Vikings GM says he wants Cousins back at QB as roster remains under construction
EAGAN, Minn. (AP) — The arrival of Kwesi Adofo-Mensah as Minnesota Vikings general manager two years ago initiated a personnel strategy he branded a “competitive rebuild,” shaped by an organization disinterest in tanking and a dire need for a younger and more financially flexible roster.
This offseason will present a pivotal point in Adofo-Mensah’s plan. Will the Vikings seek to stay as competitive as possible, with a passing attack that’s been established as one of the NFL’s best? Are they better off rebuilding after finishing 7-10? Or can they continue with a both/and approach?
“We want to get to a place where there’s no rebuild, right? It’s just competitive, in a window, and I think we’re close to that,” Adofo-Mensah said Wednesday in his season-ending news conference with coach Kevin O’Connell. “It’s going to take a big offseason. That’s why we’re going to be here a lot. I think it’s important. I’m excited for the challenge.”
The decisions the Vikings make at the quarterback position ought to signify which direction they’re headed from here. Kirk Cousins is due for a new contract, and Adofo-Mensah confirmed the Vikings will offer him one.
“It’s certainly my intention to have him back here,” Adofo-Mensah said.
Having already negotiated three new deals for Cousins with the Vikings in the last six years, agent Mike McCartney has a well-established relationship with the front office. Adofo-Mensah was involved in the last extension, which was struck about two months after he was hired.
Cousins strongly prefers to re-sign with the Vikings. He indicated this week he’s not out to force a bidding contest and break the bank, but paying him at a market rate for the next year or two likely would force the Vikings to part ways with multiple important players at a time when they’ve got weaknesses to address on both sides of the ball. Even setting aside the recovery from a torn Achilles tendon, he’ll turn 36 before the 2024 season begins.
“Obviously you also have to pay attention to the person and what he puts into his body and how regimented and detailed he is,” Adofo-Mensah said. “All those factors go into it, but at the end of the day you’re just taking risk. We try and measure it the best we can to protect ourselves and insure against it. On his side, he’s going to try to take less risk. That’s his job. They should do that. We’ll try and find a place in the middle.”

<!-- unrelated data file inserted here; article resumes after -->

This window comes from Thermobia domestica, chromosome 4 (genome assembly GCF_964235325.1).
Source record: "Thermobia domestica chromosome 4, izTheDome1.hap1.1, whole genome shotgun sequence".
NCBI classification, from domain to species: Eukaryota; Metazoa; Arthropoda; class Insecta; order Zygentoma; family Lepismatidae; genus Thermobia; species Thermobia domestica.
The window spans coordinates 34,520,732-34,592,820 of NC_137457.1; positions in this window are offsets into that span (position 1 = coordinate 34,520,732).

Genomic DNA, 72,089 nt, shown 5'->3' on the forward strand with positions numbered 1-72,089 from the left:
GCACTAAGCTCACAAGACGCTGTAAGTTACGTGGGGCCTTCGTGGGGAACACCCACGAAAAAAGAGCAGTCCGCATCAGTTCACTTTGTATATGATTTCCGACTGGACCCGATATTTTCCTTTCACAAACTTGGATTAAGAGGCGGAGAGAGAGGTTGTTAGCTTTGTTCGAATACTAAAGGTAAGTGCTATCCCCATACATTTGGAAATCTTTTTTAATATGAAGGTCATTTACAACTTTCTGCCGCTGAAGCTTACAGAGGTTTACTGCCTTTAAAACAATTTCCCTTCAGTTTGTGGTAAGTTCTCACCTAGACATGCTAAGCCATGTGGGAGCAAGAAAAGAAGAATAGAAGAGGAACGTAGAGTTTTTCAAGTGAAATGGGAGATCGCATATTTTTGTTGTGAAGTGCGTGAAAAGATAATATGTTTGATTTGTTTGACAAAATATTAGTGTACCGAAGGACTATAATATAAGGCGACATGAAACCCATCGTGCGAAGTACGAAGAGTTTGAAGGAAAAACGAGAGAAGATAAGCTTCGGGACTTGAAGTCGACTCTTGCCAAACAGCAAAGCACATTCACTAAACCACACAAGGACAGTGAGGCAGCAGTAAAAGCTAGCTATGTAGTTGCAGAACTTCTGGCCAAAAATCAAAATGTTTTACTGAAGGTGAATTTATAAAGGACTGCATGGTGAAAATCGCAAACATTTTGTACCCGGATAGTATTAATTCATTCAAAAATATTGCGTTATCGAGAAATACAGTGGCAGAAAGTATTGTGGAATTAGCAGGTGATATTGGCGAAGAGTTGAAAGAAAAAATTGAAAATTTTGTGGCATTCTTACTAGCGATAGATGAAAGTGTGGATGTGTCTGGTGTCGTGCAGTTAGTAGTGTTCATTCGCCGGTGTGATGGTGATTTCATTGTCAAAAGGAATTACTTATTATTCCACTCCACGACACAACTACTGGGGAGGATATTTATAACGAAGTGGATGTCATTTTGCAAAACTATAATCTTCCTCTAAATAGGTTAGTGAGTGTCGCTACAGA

Whether or not a deal is done, a little more than a month later, the Vikings will take the 11th overall pick into a draft that’s deep in top-flight quarterback prospects. Even if Cousins is under contract, the Vikings will have to look hard at drafting his replacement. After all, the division rival Green Bay Packers created their charmed life at the position in part because of the foresight to do so with Aaron Rodgers in 2005 and with Jordan Love in 2020. Both Rodgers and Love sat for three seasons before becoming the starter.
“Ultimately it is the most important position in our sport, so you want to be thinking long term and short term, and ultimately the Vikings are going to pursue actions that help us in both windows,” Adofo-Mensah said. “That is open to any position in the draft, whether we picked 11th or 23rd.”
The easiest choice in Adofo-Mensah’s tenure will be to sign wide receiver Justin Jefferson to a contract extension. The two sides talked last summer but didn’t get a deal done. Now the pressure is on to get to the finish line so it doesn’t loom over training camp entering the final season of his rookie contract.
“We have a shared history now. We did a lot of the work last season, so we talked and said, ‘Let’s plan to talk again soon.’ I’m always optimistic about those things. Obviously, we have to address that and a bunch of other things, but I’m looking forward to those conversations,” Adofo-Mensah said.
AP NFL: https://apnews.com/hub/NFL
All contents © copyright 2024 Associated Press. All rights reserved